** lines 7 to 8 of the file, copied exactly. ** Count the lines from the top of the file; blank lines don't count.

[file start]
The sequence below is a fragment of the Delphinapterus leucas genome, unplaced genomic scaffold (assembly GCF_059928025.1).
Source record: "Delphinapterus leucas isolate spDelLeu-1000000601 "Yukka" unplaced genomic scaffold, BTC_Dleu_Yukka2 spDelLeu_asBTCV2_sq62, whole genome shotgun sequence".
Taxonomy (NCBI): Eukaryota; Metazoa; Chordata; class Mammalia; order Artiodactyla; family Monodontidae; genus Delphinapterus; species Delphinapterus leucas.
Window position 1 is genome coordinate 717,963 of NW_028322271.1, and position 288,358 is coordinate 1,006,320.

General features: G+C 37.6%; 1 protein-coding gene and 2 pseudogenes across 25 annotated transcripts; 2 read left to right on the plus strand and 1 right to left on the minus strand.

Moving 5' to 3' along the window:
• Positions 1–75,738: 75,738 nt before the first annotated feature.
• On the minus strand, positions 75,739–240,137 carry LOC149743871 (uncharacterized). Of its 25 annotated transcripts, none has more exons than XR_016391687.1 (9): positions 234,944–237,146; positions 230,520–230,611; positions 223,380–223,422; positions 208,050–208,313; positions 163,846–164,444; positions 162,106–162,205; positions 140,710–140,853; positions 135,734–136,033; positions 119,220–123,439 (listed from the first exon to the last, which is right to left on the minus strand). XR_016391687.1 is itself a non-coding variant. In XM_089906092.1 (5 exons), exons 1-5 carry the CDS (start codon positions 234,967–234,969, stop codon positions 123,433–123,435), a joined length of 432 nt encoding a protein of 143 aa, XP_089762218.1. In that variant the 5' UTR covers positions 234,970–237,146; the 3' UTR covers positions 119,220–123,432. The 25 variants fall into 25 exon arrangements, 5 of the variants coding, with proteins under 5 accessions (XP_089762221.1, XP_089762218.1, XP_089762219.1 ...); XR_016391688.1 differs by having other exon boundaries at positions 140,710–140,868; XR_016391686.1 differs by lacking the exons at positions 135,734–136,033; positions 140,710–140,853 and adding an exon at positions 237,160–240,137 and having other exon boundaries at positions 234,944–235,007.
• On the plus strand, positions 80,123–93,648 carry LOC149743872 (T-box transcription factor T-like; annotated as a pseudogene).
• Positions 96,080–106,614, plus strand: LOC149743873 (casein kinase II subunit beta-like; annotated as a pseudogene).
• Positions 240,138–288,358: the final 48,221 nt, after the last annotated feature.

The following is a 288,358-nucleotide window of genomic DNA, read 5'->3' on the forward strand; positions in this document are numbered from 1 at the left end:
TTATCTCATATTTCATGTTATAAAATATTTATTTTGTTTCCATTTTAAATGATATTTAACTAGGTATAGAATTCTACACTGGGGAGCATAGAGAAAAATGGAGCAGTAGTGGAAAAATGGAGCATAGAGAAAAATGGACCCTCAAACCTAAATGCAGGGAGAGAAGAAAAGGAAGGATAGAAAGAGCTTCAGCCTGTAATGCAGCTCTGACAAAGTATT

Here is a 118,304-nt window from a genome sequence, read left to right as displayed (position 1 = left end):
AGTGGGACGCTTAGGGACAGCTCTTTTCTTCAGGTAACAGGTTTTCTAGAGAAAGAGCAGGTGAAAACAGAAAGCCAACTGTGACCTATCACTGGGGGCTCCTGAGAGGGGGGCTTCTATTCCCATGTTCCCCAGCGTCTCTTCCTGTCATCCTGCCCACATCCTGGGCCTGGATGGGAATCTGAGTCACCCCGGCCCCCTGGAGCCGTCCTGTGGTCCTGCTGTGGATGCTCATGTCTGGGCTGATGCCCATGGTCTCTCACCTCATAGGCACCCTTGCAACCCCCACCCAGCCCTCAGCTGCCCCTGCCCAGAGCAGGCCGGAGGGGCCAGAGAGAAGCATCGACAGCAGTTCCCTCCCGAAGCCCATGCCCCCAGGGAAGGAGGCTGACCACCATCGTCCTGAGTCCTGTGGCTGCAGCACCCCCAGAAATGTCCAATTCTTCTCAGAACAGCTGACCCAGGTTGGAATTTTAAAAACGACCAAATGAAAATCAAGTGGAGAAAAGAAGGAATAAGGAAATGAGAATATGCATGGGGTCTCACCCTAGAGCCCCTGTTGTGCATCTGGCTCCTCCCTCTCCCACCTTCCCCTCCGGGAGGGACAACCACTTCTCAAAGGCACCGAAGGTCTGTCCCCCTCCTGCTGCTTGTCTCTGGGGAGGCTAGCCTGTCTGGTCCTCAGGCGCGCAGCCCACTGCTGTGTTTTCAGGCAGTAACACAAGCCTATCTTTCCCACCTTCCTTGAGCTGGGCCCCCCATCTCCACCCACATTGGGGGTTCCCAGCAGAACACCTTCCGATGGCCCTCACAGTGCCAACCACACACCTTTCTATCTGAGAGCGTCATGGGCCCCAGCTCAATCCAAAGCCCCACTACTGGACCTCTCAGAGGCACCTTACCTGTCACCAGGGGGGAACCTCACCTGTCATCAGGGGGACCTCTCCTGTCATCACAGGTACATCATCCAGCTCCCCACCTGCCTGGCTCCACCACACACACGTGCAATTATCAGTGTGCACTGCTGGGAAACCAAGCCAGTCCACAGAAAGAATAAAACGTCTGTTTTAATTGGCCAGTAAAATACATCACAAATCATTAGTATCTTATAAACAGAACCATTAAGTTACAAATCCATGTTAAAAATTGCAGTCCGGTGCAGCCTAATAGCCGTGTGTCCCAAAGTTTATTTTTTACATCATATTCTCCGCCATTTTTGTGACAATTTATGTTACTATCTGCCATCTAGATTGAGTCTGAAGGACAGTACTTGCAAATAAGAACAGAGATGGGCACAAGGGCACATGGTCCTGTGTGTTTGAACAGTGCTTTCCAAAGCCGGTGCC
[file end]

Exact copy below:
• Positions 1–75,738: 75,738 nt before the first annotated feature.
• On the minus strand, positions 75,739–240,137 carry LOC149743871 (uncharacterized). Of its 25 annotated transcripts, none has more exons than XR_016391687.1 (9): positions 234,944–237,146; positions 230,520–230,611; positions 223,380–223,422; positions 208,050–208,313; positions 163,846–164,444; positions 162,106–162,205; positions 140,710–140,853; positions 135,734–136,033; positions 119,220–123,439 (listed from the first exon to the last, which is right to left on the minus strand). XR_016391687.1 is itself a non-coding variant. In XM_089906092.1 (5 exons), exons 1-5 carry the CDS (start codon positions 234,967–234,969, stop codon positions 123,433–123,435), a joined length of 432 nt encoding a protein of 143 aa, XP_089762218.1. In that variant the 5' UTR covers positions 234,970–237,146; the 3' UTR covers positions 119,220–123,432. The 25 variants fall into 25 exon arrangements, 5 of the variants coding, with proteins under 5 accessions (XP_089762221.1, XP_089762218.1, XP_089762219.1 ...); XR_016391688.1 differs by having other exon boundaries at positions 140,710–140,868; XR_016391686.1 differs by lacking the exons at positions 135,734–136,033; positions 140,710–140,853 and adding an exon at positions 237,160–240,137 and having other exon boundaries at positions 234,944–235,007.